Lower estimated glomerular filtration rate and higher albuminuria are associated with mortality and end-stage renal disease: a collaborative meta-analysis of kidney disease population cohorts

Brad C Astor, Kunihiro Matsushita, Ron T Gansevoort, Marije van der Velde, Mark Woodward, Andrew S Levey, Paul E de Jong, Josef Coresh, Brad C Astor, Kunihiro Matsushita, Ron T Gansevoort, Marije van der Velde, Mark Woodward, Andrew S Levey, Paul E de Jong, Josef Coresh, Meguid El-Nahas, Kai-Uwe Eckardt, Bertram L Kasiske, Jackson WrightLarry Appel, Tom Greene, Adeera Levin, Ognjenka Djurdjev, David C Wheeler, Martin J Landray, John N Townend, Jonathan Emberson, Laura E Clark, Alison Macleod, Angharad Marks, Tariq Ali, Nicholas Fluck, Gordon J Prescott, David H Smith, Jessica R Weinstein, Eric S Johnson, Micah L Thorp, Jack F Wetzels, P J Blankestijn, A D van Zuilen, Vandana Menon, Mark Sarnak, Gerald Beck, Florian Kronenberg, Barbara Kollerits, Marc Froissart, Benedicte Stengel, Marie Metzger, Chronic Kidney Disease Prognosis Consortium

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Abstract

We studied here the independent associations of estimated glomerular filtration rate (eGFR) and albuminuria with mortality and end-stage renal disease (ESRD) in individuals with chronic kidney disease (CKD). We performed a collaborative meta-analysis of 13 studies totaling 21,688 patients selected for CKD of diverse etiology. After adjustment for potential confounders and albuminuria, we found that a 15 ml/min per 1.73 m² lower eGFR below a threshold of 45 ml/min per 1.73 m² was significantly associated with mortality and ESRD (pooled hazard ratios (HRs) of 1.47 and 6.24, respectively). There was significant heterogeneity between studies for both HR estimates. After adjustment for risk factors and eGFR, an eightfold higher albumin- or protein-to-creatinine ratio was significantly associated with mortality (pooled HR 1.40) without evidence of significant heterogeneity and with ESRD (pooled HR 3.04), with significant heterogeneity between HR estimates. Lower eGFR and more severe albuminuria independently predict mortality and ESRD among individuals selected for CKD, with the associations stronger for ESRD than for mortality. Thus, these relationships are consistent with CKD stage classifications based on eGFR and suggest that albuminuria provides additional prognostic information among individuals with CKD.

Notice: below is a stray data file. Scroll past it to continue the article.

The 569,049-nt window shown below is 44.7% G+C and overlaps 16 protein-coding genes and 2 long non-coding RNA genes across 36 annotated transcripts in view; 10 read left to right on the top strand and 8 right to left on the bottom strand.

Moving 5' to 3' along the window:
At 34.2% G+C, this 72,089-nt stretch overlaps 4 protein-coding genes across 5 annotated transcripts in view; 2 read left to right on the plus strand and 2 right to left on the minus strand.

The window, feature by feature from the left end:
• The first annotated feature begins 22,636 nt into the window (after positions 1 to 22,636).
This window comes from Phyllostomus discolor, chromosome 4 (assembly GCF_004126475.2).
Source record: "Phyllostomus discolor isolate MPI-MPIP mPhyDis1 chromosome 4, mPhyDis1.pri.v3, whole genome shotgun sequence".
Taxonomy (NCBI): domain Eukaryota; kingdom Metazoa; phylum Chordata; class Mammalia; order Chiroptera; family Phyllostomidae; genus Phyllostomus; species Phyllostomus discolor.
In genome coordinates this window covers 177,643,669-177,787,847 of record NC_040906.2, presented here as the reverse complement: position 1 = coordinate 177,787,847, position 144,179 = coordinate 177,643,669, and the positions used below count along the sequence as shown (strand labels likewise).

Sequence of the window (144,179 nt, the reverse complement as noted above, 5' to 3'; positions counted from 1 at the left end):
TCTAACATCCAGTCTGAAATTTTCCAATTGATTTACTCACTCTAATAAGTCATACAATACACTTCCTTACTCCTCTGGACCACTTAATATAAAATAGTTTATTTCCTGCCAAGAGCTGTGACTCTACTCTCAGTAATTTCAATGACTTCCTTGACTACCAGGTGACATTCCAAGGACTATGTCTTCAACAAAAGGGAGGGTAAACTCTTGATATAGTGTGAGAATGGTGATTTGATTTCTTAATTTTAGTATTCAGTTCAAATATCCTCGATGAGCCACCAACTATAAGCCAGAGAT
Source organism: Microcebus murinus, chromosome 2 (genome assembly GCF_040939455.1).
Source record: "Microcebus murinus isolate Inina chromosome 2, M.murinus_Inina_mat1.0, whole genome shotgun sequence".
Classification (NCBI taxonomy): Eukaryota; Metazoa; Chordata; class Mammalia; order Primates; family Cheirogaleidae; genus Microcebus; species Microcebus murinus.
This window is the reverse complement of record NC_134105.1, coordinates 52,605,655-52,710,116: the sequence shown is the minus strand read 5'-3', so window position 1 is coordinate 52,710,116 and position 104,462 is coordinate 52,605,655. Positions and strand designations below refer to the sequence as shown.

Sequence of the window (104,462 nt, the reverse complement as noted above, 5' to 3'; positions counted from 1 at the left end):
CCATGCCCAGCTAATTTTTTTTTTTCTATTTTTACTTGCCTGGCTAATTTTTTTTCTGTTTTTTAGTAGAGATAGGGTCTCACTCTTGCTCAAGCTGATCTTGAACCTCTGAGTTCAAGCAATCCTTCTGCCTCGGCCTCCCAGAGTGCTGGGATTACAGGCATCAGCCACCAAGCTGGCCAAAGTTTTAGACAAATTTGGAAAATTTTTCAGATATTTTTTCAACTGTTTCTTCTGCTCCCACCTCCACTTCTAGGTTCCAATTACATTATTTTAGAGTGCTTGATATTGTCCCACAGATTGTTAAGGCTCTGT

Original languageEnglish
Pages (from-to)1331-1340
Number of pages10
JournalKidney International
Volume79
Issue number12
DOIs
Publication statusPublished - Jun 2011

Keywords

  • adult
  • aged
  • albuminuria
  • biological markers
  • chi-square distribution
  • cohort studies
  • creatine
  • disease progression
  • female
  • glomerular filtration rate
  • humans
  • kidney
  • kidney diseases
  • kidney failure, chronic
  • male
  • middle aged
  • predictive value of tests
  • prognosis
  • proportional hazards models
  • regression analysis
  • risk assessment
  • risk factors

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    Astor, B. C., Matsushita, K., Gansevoort, R. T., van der Velde, M., Woodward, M., Levey, A. S., Jong, P. E. D., Coresh, J., Astor, B. C., Matsushita, K., Gansevoort, R. T., van der Velde, M., Woodward, M., Levey, A. S., de Jong, P. E., Coresh, J., El-Nahas, M., Eckardt, K-U., Kasiske, B. L., ... Chronic Kidney Disease Prognosis Consortium (2011). Lower estimated glomerular filtration rate and higher albuminuria are associated with mortality and end-stage renal disease: a collaborative meta-analysis of kidney disease population cohorts. Kidney International, 79(12), 1331-1340. https://doi.org/10.1038/ki.2010.550